Wednesday, June 16, 2010

iPhone 4 Ordering and Session Switching

Via Praetorian Prefect -

Users are reporting issues trying to pre-order the ability to purchase the latest iPhone 4 on June 24th when they go on sale from what is basically just a complete overwhelming off the systems designed to take the orders. AT&T’s web interface at brick and mortar shops is failing to the point where orders are being taken with pen and paper, and the Apple web site is acting clunky. But the most serious issue people are reporting is that upon logging into AT&T online to place the order, other user’s information is coming up including billing information, call history, and so forth.


So if we look at this, without any other information, how do we decide that one user logging in and seeing another user’s information is probably not the result of a weekend systems’ upgrade? Because we’ve seen this behavior before, a lot. When you stress test a web site, its not uncommon to see functions that return and read user sessions get garbled, and web sites start to return pages for the wrong user session.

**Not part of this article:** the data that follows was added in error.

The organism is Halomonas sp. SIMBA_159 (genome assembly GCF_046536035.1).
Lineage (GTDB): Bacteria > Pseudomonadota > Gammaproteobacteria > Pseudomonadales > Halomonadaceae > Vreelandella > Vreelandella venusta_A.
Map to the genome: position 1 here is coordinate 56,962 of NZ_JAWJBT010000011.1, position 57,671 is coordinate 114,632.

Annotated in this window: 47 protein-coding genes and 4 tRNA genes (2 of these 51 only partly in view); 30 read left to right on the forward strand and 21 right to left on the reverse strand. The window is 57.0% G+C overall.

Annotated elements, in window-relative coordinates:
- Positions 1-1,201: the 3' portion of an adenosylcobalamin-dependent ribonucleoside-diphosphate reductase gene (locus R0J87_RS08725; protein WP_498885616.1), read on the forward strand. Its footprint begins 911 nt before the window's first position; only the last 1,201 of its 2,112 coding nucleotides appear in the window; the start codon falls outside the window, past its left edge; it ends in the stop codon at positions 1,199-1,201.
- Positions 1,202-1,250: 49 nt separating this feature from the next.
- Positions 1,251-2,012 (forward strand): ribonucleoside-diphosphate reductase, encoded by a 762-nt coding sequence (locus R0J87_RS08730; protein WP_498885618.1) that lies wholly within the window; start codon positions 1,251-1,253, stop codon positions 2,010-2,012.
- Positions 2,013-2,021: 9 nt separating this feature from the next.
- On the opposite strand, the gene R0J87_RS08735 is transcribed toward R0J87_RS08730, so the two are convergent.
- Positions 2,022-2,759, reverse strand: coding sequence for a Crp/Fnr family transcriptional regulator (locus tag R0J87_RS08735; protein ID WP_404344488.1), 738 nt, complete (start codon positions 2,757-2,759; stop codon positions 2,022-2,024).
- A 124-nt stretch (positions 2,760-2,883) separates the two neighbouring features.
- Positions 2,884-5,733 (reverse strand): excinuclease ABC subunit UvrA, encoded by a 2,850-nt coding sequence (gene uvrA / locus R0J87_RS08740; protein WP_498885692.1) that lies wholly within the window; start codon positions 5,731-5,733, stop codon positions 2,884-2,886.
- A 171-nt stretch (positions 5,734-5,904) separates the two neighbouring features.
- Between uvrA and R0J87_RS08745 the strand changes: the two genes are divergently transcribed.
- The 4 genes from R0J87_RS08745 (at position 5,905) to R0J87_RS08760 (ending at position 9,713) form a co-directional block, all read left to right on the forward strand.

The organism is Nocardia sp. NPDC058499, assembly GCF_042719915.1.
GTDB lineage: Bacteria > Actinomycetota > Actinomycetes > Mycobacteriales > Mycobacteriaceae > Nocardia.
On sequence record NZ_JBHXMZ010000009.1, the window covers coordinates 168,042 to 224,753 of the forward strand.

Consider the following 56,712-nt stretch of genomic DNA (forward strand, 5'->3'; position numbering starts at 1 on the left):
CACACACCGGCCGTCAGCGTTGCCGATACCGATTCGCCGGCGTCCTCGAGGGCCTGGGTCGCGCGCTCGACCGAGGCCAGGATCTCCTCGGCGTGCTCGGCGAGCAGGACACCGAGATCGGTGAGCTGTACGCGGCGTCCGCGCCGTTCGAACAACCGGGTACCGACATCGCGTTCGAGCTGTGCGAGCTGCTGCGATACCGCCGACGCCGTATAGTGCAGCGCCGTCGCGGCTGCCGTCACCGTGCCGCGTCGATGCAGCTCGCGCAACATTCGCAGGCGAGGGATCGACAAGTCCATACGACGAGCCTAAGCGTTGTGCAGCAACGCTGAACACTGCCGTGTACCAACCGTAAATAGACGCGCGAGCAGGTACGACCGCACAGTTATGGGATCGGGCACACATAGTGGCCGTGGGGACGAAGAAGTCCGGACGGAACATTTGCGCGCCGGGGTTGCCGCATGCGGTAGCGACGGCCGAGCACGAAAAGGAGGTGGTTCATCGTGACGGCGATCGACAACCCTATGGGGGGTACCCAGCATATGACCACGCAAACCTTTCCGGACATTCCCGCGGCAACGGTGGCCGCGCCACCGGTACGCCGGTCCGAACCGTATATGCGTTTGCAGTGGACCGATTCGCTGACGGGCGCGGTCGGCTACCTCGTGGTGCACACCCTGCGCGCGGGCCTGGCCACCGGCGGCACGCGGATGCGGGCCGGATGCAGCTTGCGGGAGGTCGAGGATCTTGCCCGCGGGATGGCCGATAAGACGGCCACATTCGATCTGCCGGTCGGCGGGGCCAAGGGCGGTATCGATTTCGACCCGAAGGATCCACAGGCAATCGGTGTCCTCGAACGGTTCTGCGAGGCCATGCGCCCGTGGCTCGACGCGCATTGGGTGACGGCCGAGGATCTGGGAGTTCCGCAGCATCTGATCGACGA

When you log into a web site a session gets created and some sort of persistence mechanism is returned to maintain the session (usually a session cookie, but there are other less used methods available). Every “logged in page” reads this session identifier to determine whether the user is logged in and uses it to return the right information. Further complexity is usually introduced into large web sites, where some sort of load balancing is taking place, and therefore a user’s session has to be found amongst data centers, servers, and so forth.

When you overload the capacity of programs that read, manage, and create sessions, bad stuff happens like sessions getting crossed. Since the AT&T site was probably under a severe and unusually high server load today, the site went haywire (in our technical opinion).

How do you prevent this from happening? Add occasional and event driven stress testing to your quality assurance processes, you will find a number of unusual and difficult to solve problems result. At the very least you will know how your web application acts under unusually high loads, and thus not be surprised when the Apple fanboys come calling for Steve’s latest masterpiece.

No comments:

Post a Comment